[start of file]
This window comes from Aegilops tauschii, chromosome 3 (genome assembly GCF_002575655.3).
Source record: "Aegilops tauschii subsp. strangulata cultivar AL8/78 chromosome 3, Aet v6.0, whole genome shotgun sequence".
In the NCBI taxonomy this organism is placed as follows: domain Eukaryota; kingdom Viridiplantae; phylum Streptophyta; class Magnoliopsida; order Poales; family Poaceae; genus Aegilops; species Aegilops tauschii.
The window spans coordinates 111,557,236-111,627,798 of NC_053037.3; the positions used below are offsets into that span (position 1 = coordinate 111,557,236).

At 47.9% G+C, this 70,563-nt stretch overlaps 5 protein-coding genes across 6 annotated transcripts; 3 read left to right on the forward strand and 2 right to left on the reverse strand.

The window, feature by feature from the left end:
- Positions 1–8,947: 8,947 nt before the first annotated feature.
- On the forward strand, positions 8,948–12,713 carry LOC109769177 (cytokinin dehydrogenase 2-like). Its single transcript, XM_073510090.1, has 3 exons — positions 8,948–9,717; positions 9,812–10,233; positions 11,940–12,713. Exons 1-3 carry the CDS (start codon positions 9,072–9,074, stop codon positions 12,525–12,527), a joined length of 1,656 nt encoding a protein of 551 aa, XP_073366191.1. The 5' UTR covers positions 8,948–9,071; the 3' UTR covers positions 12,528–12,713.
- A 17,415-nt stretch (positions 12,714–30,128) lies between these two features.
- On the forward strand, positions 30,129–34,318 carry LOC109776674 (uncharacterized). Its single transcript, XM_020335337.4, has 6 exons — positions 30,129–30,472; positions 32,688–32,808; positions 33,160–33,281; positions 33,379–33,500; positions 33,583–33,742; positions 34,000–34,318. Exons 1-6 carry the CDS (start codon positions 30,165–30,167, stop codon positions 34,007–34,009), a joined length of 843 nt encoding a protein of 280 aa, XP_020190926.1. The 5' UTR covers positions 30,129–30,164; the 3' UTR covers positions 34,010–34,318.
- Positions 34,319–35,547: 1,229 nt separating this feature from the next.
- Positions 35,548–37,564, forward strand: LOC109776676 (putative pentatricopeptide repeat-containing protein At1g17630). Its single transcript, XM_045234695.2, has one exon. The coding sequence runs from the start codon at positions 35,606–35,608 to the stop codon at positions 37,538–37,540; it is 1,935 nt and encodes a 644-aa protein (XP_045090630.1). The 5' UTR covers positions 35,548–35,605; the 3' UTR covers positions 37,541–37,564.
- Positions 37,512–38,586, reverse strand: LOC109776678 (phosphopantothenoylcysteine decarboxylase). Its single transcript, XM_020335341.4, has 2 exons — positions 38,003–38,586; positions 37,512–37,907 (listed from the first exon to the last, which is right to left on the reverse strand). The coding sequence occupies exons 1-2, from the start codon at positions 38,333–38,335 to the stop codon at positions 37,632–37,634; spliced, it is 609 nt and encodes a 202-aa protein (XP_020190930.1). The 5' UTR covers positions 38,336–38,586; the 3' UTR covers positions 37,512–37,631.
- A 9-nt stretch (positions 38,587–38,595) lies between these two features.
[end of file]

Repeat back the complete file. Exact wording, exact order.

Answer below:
This window comes from Aegilops tauschii, chromosome 3 (genome assembly GCF_002575655.3).
Source record: "Aegilops tauschii subsp. strangulata cultivar AL8/78 chromosome 3, Aet v6.0, whole genome shotgun sequence".
In the NCBI taxonomy this organism is placed as follows: domain Eukaryota; kingdom Viridiplantae; phylum Streptophyta; class Magnoliopsida; order Poales; family Poaceae; genus Aegilops; species Aegilops tauschii.
The window spans coordinates 111,557,236-111,627,798 of NC_053037.3; the positions used below are offsets into that span (position 1 = coordinate 111,557,236).

At 47.9% G+C, this 70,563-nt stretch overlaps 5 protein-coding genes across 6 annotated transcripts; 3 read left to right on the forward strand and 2 right to left on the reverse strand.

The window, feature by feature from the left end:
- Positions 1–8,947: 8,947 nt before the first annotated feature.
- On the forward strand, positions 8,948–12,713 carry LOC109769177 (cytokinin dehydrogenase 2-like). Its single transcript, XM_073510090.1, has 3 exons — positions 8,948–9,717; positions 9,812–10,233; positions 11,940–12,713. Exons 1-3 carry the CDS (start codon positions 9,072–9,074, stop codon positions 12,525–12,527), a joined length of 1,656 nt encoding a protein of 551 aa, XP_073366191.1. The 5' UTR covers positions 8,948–9,071; the 3' UTR covers positions 12,528–12,713.
- A 17,415-nt stretch (positions 12,714–30,128) lies between these two features.
- On the forward strand, positions 30,129–34,318 carry LOC109776674 (uncharacterized). Its single transcript, XM_020335337.4, has 6 exons — positions 30,129–30,472; positions 32,688–32,808; positions 33,160–33,281; positions 33,379–33,500; positions 33,583–33,742; positions 34,000–34,318. Exons 1-6 carry the CDS (start codon positions 30,165–30,167, stop codon positions 34,007–34,009), a joined length of 843 nt encoding a protein of 280 aa, XP_020190926.1. The 5' UTR covers positions 30,129–30,164; the 3' UTR covers positions 34,010–34,318.
- Positions 34,319–35,547: 1,229 nt separating this feature from the next.
- Positions 35,548–37,564, forward strand: LOC109776676 (putative pentatricopeptide repeat-containing protein At1g17630). Its single transcript, XM_045234695.2, has one exon. The coding sequence runs from the start codon at positions 35,606–35,608 to the stop codon at positions 37,538–37,540; it is 1,935 nt and encodes a 644-aa protein (XP_045090630.1). The 5' UTR covers positions 35,548–35,605; the 3' UTR covers positions 37,541–37,564.
- Positions 37,512–38,586, reverse strand: LOC109776678 (phosphopantothenoylcysteine decarboxylase). Its single transcript, XM_020335341.4, has 2 exons — positions 38,003–38,586; positions 37,512–37,907 (listed from the first exon to the last, which is right to left on the reverse strand). The coding sequence occupies exons 1-2, from the start codon at positions 38,333–38,335 to the stop codon at positions 37,632–37,634; spliced, it is 609 nt and encodes a 202-aa protein (XP_020190930.1). The 5' UTR covers positions 38,336–38,586; the 3' UTR covers positions 37,512–37,631.
- A 9-nt stretch (positions 38,587–38,595) lies between these two features.